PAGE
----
Anything else you’d like to share?
“I’m looking forward to trying out this INFOGRAPHIC and hope it helps get me my desired job very soon. Welcome feedback and especially job offers in the Phoenix, Az area!”
My professional resume writer’s opinion is that this is a GREAT strategy for Karen, but it’s not for everyone. I think it’ll work for her because she is in a creative career and the document itself is a work sample that proves her skills in:
- Creative graphic design
- Defining a brand’s value proposition
- Conceptualizing a visual presentation of a brand’s value
- Identifying performance indicators that are relevant to the target audience
However, not everyone is in a creative career, or has the skills and technology to create a high quality custom Infographic resume like this one. There are free websites that will import your LinkedIn data and create one for you (see my links below). The key for all of these sites is to have a clear brand statement for the summary, quantified accomplishments, and recommendations that you can use to tell your story. While these free sites are fine, keep in mind that everyone using them will have a similar look, so some of the unique WOW factor of a custom Infographic is lost. You also have less freedom to print them and distribute them at-will, as they are designed for viewing on their website. Here are three such services:
Visualize.me – This site features a summary, career and education timelines with hover-over job descriptions, years of experience in specialty areas that you can customize, and a full import of your LinkedIn recommendations.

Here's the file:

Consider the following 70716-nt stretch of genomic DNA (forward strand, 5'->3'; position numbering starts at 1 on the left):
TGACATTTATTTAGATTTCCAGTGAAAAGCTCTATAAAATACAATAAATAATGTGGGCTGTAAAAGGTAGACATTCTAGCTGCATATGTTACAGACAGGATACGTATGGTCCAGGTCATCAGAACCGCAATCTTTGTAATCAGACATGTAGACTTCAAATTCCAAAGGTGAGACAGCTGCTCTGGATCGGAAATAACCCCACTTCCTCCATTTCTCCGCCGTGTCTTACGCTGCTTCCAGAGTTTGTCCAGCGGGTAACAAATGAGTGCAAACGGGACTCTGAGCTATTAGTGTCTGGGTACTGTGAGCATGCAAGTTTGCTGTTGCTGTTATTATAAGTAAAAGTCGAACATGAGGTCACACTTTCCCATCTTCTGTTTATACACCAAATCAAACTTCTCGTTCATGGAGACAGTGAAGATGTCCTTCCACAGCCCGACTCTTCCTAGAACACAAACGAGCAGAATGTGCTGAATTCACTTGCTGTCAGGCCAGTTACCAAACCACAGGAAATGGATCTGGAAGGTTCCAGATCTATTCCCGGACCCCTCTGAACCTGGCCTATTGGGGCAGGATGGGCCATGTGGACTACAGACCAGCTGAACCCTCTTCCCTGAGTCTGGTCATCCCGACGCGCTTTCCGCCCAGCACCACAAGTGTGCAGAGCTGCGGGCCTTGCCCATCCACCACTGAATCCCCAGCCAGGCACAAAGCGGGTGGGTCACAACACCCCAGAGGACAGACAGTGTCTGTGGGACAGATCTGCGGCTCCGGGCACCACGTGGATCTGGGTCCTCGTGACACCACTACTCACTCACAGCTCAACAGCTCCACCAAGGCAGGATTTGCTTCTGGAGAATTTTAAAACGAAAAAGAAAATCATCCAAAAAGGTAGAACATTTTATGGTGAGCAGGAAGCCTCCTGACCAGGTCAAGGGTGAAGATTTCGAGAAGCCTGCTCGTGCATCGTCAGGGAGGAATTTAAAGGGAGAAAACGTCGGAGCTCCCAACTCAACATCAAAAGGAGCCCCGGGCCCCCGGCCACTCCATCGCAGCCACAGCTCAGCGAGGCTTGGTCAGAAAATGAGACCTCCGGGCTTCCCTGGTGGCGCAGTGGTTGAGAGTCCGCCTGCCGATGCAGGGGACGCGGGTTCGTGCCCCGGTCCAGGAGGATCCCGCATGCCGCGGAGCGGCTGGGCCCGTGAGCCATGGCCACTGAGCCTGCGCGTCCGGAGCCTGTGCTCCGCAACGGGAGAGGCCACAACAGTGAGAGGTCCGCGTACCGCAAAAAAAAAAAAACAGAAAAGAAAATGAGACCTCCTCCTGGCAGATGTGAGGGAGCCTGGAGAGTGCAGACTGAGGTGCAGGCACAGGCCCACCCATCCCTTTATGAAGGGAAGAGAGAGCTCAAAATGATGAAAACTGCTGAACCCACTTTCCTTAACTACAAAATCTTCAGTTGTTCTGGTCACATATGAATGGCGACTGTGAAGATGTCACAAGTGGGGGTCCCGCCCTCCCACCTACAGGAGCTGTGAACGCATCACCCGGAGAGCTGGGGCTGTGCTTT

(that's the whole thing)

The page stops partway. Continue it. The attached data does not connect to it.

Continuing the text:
Re.vu – This site allows you to select only the recommendations you want to include (via copy + paste), rather than all or nothing like Visualize.me. It also has an option to display visual percentages instead of just whole numbers, a breakdown of job duties, and (my favorite) add a portfolio and work samples.
Kinzaa.com – Not as “pretty” as some of the others, with less color, fewer graphs, virtually no way to communicate previous quantified results in a visual way (which kind of defeats the purpose of an Infographic, doesn’t it?). Some features this site offers that the others do not are: ability to upload a video, share information about your personality, company culture preferences, and desired benefits and perqs at a company.
Keep in mind that even if you are successful in getting noticed with one of these new technologies, many companies will still ask you for a traditional resume for HR to “get you in the system,” so have it ready to go before you promote these non-traditional resumes.
Are YOU interested in being featured on one of my Featured Fridays? It’s easy – just stop by my Facebook page on any given Monday and introduce yourself. Mondays are Open Mic days, and each week I’ll ask a different job seeker question. I’ll choose one of the participants who answered to feature that Friday. It’s that easy!